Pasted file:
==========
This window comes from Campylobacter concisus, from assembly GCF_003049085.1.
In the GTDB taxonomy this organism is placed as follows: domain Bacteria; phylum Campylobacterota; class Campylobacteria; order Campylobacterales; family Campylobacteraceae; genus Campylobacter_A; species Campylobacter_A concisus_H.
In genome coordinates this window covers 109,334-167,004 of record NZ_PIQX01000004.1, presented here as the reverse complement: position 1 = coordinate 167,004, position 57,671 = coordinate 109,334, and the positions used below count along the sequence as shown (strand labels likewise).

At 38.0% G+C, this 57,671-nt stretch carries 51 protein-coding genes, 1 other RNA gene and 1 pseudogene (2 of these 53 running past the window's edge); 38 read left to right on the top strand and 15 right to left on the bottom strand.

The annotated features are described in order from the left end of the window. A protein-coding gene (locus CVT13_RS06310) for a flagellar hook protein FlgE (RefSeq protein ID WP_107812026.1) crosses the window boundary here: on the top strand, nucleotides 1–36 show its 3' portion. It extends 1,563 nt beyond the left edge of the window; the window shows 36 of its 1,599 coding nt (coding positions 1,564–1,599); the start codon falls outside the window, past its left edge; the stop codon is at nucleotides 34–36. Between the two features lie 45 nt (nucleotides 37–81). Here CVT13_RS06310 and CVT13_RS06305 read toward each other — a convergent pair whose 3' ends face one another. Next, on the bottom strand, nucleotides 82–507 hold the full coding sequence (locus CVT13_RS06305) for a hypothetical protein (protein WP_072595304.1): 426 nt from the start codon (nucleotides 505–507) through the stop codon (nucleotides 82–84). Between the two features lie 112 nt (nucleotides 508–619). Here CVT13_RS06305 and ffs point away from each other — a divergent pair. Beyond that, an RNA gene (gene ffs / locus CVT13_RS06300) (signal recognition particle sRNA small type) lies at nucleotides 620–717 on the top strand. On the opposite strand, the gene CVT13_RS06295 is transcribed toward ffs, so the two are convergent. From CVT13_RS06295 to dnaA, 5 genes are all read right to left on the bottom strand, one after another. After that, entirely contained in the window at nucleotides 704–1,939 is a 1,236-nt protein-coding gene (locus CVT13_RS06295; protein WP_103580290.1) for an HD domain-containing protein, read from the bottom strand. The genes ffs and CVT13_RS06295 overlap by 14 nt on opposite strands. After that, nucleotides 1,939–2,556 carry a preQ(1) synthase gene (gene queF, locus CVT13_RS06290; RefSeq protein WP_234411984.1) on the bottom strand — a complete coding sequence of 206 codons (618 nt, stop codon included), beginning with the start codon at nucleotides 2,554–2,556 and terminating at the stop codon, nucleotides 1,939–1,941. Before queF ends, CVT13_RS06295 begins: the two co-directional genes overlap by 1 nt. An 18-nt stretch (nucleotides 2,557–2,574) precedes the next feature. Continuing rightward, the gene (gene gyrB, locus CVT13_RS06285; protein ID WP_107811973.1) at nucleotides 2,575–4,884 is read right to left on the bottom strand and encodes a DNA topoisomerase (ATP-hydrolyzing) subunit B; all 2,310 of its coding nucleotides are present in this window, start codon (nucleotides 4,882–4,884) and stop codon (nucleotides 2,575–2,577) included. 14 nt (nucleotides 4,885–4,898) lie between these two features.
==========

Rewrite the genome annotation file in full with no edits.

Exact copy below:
This window comes from Campylobacter concisus, from assembly GCF_003049085.1.
In the GTDB taxonomy this organism is placed as follows: domain Bacteria; phylum Campylobacterota; class Campylobacteria; order Campylobacterales; family Campylobacteraceae; genus Campylobacter_A; species Campylobacter_A concisus_H.
In genome coordinates this window covers 109,334-167,004 of record NZ_PIQX01000004.1, presented here as the reverse complement: position 1 = coordinate 167,004, position 57,671 = coordinate 109,334, and the positions used below count along the sequence as shown (strand labels likewise).

At 38.0% G+C, this 57,671-nt stretch carries 51 protein-coding genes, 1 other RNA gene and 1 pseudogene (2 of these 53 running past the window's edge); 38 read left to right on the top strand and 15 right to left on the bottom strand.

The annotated features are described in order from the left end of the window. A protein-coding gene (locus CVT13_RS06310) for a flagellar hook protein FlgE (RefSeq protein ID WP_107812026.1) crosses the window boundary here: on the top strand, nucleotides 1–36 show its 3' portion. It extends 1,563 nt beyond the left edge of the window; the window shows 36 of its 1,599 coding nt (coding positions 1,564–1,599); the start codon falls outside the window, past its left edge; the stop codon is at nucleotides 34–36. Between the two features lie 45 nt (nucleotides 37–81). Here CVT13_RS06310 and CVT13_RS06305 read toward each other — a convergent pair whose 3' ends face one another. Next, on the bottom strand, nucleotides 82–507 hold the full coding sequence (locus CVT13_RS06305) for a hypothetical protein (protein WP_072595304.1): 426 nt from the start codon (nucleotides 505–507) through the stop codon (nucleotides 82–84). Between the two features lie 112 nt (nucleotides 508–619). Here CVT13_RS06305 and ffs point away from each other — a divergent pair. Beyond that, an RNA gene (gene ffs / locus CVT13_RS06300) (signal recognition particle sRNA small type) lies at nucleotides 620–717 on the top strand. On the opposite strand, the gene CVT13_RS06295 is transcribed toward ffs, so the two are convergent. From CVT13_RS06295 to dnaA, 5 genes are all read right to left on the bottom strand, one after another. After that, entirely contained in the window at nucleotides 704–1,939 is a 1,236-nt protein-coding gene (locus CVT13_RS06295; protein WP_103580290.1) for an HD domain-containing protein, read from the bottom strand. The genes ffs and CVT13_RS06295 overlap by 14 nt on opposite strands. After that, nucleotides 1,939–2,556 carry a preQ(1) synthase gene (gene queF, locus CVT13_RS06290; RefSeq protein WP_234411984.1) on the bottom strand — a complete coding sequence of 206 codons (618 nt, stop codon included), beginning with the start codon at nucleotides 2,554–2,556 and terminating at the stop codon, nucleotides 1,939–1,941. Before queF ends, CVT13_RS06295 begins: the two co-directional genes overlap by 1 nt. An 18-nt stretch (nucleotides 2,557–2,574) precedes the next feature. Continuing rightward, the gene (gene gyrB, locus CVT13_RS06285; protein ID WP_107811973.1) at nucleotides 2,575–4,884 is read right to left on the bottom strand and encodes a DNA topoisomerase (ATP-hydrolyzing) subunit B; all 2,310 of its coding nucleotides are present in this window, start codon (nucleotides 4,882–4,884) and stop codon (nucleotides 2,575–2,577) included. 14 nt (nucleotides 4,885–4,898) lie between these two features.